This article first appeared in the St. Louis Beacon: June 27, 2008 - Missouri Gov. Matt Blunt didn't make headlines when he proclaimed June 22-28 "Pollinators' Week," but the gesture was a victory for the little guy: the hundreds of thousands of insects, birds and small mammals that aid in the growth and reproduction of plants worldwide.
"Pollination is the most unappreciated ecological interaction that we all depend on. It's something we've taken for granted that we can't afford to take for granted anymore," said May Berenbaum, coordinator of the University of Illinois' Bee Spotter program, which attempts to identify and collect photos of bee species throughout Illinois and St. Louis.
One-third of the food humans consume depends on pollinators like bees for reproduction, said Christy Childs, a spokeswoman for the St. Louis Zoo.
One pollinator in particular has been getting a lot of attention lately. Honeybees are facing a battle against the odds, with more than 36 percent of their colonies lost last year alone, according to a nationwide survey of bee health released in May.
Biologists are at a loss to identify the cause of Colony Collapse Disorder, the agent behind many of last year's hive failures. As its name suggests, colonies with the disorder often "collapse," or fail, because all of its adult bees simply disappear from the hive.
CCD can take a heavy financial toll on beekeepers, but in the long run, farmers could also feel the sting of the species' decline. One colony of honeybees can pollinate thousands of acres, said Robert Sears, president of the Eastern Missouri Beekeepers' Association. And farmland is often among this acreage. Crops such as strawberries, tomatoes, almonds and pumpkins use pollinators to reproduce.
"If CCD goes unchecked, our diet would consist more of rice and corn and less of fruits, vegetables and nuts," Sears said. "You could still raise fruits, vegetables and nuts, but not on the scale that makes it economical."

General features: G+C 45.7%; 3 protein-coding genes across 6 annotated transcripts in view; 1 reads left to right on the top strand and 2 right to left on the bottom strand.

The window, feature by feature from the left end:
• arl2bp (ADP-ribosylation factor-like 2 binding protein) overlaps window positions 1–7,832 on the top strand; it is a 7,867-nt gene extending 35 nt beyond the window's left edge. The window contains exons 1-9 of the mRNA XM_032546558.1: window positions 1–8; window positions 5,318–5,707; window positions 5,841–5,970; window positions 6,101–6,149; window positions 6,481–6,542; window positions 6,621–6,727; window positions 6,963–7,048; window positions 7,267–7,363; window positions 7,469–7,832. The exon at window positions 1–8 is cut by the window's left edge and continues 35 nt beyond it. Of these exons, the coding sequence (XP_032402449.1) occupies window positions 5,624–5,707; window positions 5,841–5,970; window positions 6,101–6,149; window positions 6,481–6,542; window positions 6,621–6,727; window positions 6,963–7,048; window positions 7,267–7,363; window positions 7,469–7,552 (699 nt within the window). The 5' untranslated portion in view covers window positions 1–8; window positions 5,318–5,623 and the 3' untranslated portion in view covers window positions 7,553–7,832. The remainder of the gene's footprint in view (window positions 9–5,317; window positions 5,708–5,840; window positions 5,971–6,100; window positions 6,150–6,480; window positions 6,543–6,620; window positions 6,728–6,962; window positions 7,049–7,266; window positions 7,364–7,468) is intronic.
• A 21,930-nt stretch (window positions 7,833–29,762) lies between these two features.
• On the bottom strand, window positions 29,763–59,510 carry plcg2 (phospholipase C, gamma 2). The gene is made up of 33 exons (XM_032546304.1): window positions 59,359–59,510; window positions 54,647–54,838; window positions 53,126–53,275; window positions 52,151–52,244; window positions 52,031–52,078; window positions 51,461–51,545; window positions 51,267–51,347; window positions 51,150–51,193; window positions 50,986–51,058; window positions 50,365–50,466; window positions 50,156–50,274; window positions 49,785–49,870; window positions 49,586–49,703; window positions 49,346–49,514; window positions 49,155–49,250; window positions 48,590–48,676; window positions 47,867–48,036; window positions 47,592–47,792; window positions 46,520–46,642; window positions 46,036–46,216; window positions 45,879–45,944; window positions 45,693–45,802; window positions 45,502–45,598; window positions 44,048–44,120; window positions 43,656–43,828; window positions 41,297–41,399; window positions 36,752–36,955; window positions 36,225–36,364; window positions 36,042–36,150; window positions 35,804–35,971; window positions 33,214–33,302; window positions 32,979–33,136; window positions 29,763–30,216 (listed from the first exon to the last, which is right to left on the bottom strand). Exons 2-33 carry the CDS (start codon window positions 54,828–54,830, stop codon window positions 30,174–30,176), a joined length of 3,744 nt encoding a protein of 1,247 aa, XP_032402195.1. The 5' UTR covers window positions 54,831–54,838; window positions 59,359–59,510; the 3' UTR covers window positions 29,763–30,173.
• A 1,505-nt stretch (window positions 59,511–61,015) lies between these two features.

Today, honeybees partner with native bee populations to aid in $19 billion worth of U.S. crop production, Childs said.
"We rely on these bees," said St. Louis Zoo Curator of Invertebrates Ed Spevak. "We can't live without them."
Spevak and student volunteers with the Zoo are currently working to count and identify the many species of bees that frequent the prairie restoration areas in Forest Park.
In the course of their work, Sepvak's bee spotters will likely stumble across some of the 7.5 million new honeybees that Sears and the Eastern Missouri Beekeepers' Association introduced into the St. Louis area last year. Some of the 125 new hobbyist beekeepers recruited by the association keep as many as eight colonies of honeybees, while more experienced beekeepers like Spears often keep dozens.
But short of suiting up in beekeeper's attire, St. Louisans have a number of options for promoting pollinators. One simple solution is to give weeds like dandelions a little leeway in the front lawn.
"What we see as weeds is dinner for a pollinator," Berenbaum said. "A perfectly green, manicured lawn is a biological desert for pollinators."
Spevak suggests planting a garden with lots of flowering plants and snapping a few pictures of the bees that frequent it for the Bee Spotter Web site.
To find out about getting honeybees sent to your home, click here .
Amanda King is an intern at the Beacon.